1) Every day will be a new devotional. I have enough devotionals for every day for three years
2) Also as I can, I'll be posting on my new political blog (see bottom of page).
Some other housecleaning:
A) If you'd like to just get new postings sent to your email, just submit your address in the box on the left just below. There's just one possible downside, though. Occasionally I'll add a music video at the end that's relevant to the devotional, and you won't get them in the email sent to you. If I add a video though, I'll make sure to mention in the posting, so you'll know to come to the site to see it if you'd like.
B) I actually finished writing new blog posting for the TAWG at the end of 2016. So what I'm doing now is at the beginning of every month, I'll move the earliest month from 3 years ago ahead so that a "new" posting appears every day. That's why you won't find any postings for January 2014, for example.
C) When I started this Blog, I was using the 1984 edition of the NIV, and that’s what I linked to on the Biblegateway site. However, in 2011 Zondervan updated its edition and thus reworded a lot of the NIV translation. Therefore, all the links which went to the 1984 edition now redirect to the 2011 edition, which often has slightly different wording. Thus, part of my editing process has been to update my Scripture quotes in my postings. But I might have missed some, in which case you might see my quote in the posting as a little different from what comes up when you click on my citation link, since that redirects to the 2011 edition on the Biblegateway site. It's a good thing that we realize that the work of translation never ends, but it can be a kind of a pain on a site like this. If you see any difference in verbiage between my quote and what shows up as a link on the Biblegateway site, or if you hover over a link and it has "NIV1984" at the end of it, please notify me and I'll correct it.
D) I can't believe I have to say this, but here goes. At the end of every posting is a suggested short prayer that has to do with what we discussed. This is actually what I've prayed when I finished writing it. In no way am I asking you to pray the exact verbiage of my suggested prayer. It's just a springboard for your own prayer, nothing more. Quite frankly, I've never been a fan of praying rote prayers written by someone else. As with everything else I do here, to the degree it helps, great; to the degree it doesn't, chunk it.
As always, thank you so much for reading, even if it's to read one post. God bless.
[Dec 18]--Suck It Up And Move On!
This was one of the favorite expressions of my drill sergeants in Basic Training. So for lack of a better title, that’s what we’re going to call today’s virtue: perseverance, another virtue found in 2 Peter which isn’t in Galatians.
Once again, MacArthur has a great definition for us: “Patience or endurance in doing what is right, never giving in to temptation or trial. Perseverance is that spiritual staying power that will die before it gives in. It is the virtue which can endure, not simply with resignation, but with a vibrant hope.”
I guess in a way this virtue is essential for all the rest, and it seems to me that in some ways it’s the most important. Some people might say love is the most essential, and there’s an argument for that, but here’s my case. If you have “love” which lacks perseverance--if it folds the first time it’s tested--then your “love” isn’t worth very much. Same goes for any other virtue I can think of: patience, peace, kindness, self-control, etc. I don’t have any deep insights, but here’s what I do have:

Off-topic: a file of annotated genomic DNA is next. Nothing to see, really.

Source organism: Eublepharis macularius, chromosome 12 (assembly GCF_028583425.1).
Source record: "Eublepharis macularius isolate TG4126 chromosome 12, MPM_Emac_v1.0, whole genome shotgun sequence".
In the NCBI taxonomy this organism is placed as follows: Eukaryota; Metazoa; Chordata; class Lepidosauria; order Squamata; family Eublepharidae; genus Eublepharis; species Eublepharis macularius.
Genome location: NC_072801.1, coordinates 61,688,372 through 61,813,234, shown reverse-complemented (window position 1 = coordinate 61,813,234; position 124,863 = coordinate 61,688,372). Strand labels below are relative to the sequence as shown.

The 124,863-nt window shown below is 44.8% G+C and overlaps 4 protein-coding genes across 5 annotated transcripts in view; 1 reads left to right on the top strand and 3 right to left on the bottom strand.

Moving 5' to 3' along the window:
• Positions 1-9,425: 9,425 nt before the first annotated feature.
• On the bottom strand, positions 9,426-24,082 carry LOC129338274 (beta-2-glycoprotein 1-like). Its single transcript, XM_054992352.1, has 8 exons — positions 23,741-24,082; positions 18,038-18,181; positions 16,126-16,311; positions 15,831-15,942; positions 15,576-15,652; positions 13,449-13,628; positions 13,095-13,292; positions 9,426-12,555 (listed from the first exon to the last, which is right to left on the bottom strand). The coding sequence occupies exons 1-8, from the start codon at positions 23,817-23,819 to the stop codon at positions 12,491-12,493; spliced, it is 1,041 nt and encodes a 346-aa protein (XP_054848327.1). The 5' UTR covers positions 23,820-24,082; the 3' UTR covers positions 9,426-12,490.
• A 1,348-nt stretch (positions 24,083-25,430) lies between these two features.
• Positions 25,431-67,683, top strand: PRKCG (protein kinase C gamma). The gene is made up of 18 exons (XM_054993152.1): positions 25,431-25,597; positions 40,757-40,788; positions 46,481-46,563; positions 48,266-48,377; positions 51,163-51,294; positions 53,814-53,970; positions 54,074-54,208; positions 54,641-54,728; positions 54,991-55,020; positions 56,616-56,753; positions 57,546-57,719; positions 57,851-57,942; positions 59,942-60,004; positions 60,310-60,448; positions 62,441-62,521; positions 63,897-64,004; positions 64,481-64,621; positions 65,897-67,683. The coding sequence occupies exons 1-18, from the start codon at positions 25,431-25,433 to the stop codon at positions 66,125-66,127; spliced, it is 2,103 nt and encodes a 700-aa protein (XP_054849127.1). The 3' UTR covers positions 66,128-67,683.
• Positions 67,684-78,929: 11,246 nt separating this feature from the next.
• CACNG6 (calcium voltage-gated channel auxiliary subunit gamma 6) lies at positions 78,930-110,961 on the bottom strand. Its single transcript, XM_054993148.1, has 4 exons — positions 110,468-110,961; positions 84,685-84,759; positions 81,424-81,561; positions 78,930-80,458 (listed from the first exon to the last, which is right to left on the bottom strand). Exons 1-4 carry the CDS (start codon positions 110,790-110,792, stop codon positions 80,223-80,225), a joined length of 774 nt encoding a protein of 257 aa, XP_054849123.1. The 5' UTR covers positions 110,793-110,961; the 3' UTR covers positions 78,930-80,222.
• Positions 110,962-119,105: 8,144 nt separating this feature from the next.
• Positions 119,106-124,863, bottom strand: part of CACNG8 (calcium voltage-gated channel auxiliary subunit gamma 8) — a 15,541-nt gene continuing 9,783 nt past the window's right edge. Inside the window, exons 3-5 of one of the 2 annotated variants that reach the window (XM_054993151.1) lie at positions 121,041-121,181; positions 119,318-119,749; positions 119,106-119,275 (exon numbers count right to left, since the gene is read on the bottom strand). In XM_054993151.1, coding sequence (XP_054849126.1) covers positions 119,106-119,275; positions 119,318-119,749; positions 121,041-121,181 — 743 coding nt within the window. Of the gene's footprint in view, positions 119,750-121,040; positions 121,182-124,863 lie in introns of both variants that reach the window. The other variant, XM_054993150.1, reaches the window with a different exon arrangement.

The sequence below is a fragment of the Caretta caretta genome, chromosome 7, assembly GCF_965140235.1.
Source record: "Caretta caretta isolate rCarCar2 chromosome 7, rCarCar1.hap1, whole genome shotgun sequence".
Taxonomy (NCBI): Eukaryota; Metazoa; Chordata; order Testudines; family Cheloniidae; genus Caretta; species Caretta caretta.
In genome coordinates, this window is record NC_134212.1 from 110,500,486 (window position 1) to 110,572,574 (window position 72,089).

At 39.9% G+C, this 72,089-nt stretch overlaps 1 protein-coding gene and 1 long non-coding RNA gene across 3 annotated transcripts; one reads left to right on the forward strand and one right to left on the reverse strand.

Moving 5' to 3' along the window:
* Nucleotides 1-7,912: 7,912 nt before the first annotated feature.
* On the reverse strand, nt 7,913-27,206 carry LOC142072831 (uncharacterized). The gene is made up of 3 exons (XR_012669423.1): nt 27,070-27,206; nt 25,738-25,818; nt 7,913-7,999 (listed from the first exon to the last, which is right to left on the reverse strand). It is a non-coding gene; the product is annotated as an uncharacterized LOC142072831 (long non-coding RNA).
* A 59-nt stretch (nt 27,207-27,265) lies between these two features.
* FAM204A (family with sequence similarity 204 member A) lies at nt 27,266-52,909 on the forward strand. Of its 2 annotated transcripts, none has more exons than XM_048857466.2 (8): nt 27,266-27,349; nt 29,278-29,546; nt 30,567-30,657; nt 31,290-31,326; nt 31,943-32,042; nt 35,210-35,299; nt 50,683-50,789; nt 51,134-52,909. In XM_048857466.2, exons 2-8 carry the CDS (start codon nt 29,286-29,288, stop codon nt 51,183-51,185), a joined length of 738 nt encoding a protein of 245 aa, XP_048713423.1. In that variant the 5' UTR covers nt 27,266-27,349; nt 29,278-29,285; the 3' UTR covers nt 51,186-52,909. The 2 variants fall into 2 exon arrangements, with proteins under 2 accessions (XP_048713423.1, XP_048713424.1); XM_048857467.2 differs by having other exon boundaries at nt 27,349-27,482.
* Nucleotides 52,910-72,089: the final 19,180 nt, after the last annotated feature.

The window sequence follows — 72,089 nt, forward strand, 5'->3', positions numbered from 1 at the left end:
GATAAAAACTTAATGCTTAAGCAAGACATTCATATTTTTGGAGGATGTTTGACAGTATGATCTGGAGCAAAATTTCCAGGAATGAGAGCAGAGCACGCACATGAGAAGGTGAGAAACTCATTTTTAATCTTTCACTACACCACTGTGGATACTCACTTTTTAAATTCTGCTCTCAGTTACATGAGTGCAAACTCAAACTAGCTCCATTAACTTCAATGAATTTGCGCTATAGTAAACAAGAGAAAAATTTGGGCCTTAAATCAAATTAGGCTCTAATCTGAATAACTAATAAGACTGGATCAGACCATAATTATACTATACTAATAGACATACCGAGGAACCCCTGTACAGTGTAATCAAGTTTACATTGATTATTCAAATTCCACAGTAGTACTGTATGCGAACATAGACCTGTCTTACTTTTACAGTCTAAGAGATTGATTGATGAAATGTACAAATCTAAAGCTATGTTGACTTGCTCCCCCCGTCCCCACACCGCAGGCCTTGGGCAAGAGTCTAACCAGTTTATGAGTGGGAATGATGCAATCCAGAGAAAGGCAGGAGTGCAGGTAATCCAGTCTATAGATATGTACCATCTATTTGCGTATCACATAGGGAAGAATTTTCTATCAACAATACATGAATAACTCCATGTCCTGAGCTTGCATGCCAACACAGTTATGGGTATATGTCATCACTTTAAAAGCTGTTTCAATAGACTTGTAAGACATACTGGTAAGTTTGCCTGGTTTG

• Yes, perseverance is measured by your consistency. But it’s also measured by getting up when you fall down. I don’t believe that we’re going to be sinless in this life. But we can (and should, and must) grow to be more like Christ. Once again, I turn to C.S. Lewis: "Very often what God first helps us towards is not the virtue itself but just this power of always trying again." When the Spirit points out that you’ve fallen short of God’s standards, then you ask for forgiveness, commit yourself anew, and then try once more.
• It can also be aided by some practical decisions that you make. We’re weak in and of ourselves. We need help. It’s a sign of the work of the Spirit in your life when you realize that you can’t become like Christ through sheer force of will. There are things you can and should do to make the struggle easier for yourself. For example, if something in your life is causing you to stumble, then get rid of it. We tend to look at sin like an ex-girlfriend that we keep on our speed dial in case we change our mind later, instead like the mortal enemy it is.
• What’s one of the first practical things you can do? I believe that this virtue, more than any other, can be cultivated by being plugged into the Body of Christ. I’ve experienced this before, and if you’ve been a Christian for a while, you have too. Yes, the Spirit gives us supernatural power which we can’t explain by natural means. But most of the time he also works through the Church to help us, and this is especially true regarding perseverance. That’s why the writer of Hebrews tells us to “encourage one another daily, as long as it is called ‘Today,’ so that none of you may be hardened by sin’s deceitfulness.”
I don’t know about you, but when my race is done, I hope that I can say along with Paul that “I have fought the good fight, I have finished the race, I have kept the faith.” Do you want that too?
Lord Jesus, I am so weak and you are so strong. Please fill me with yourself. Fill my eyes with the finish line in front of me. When I’m ready to collapse, please hold me up. When I fail you, please help me to get back on my feet and try again. Your grace is the only way that this is going to happen.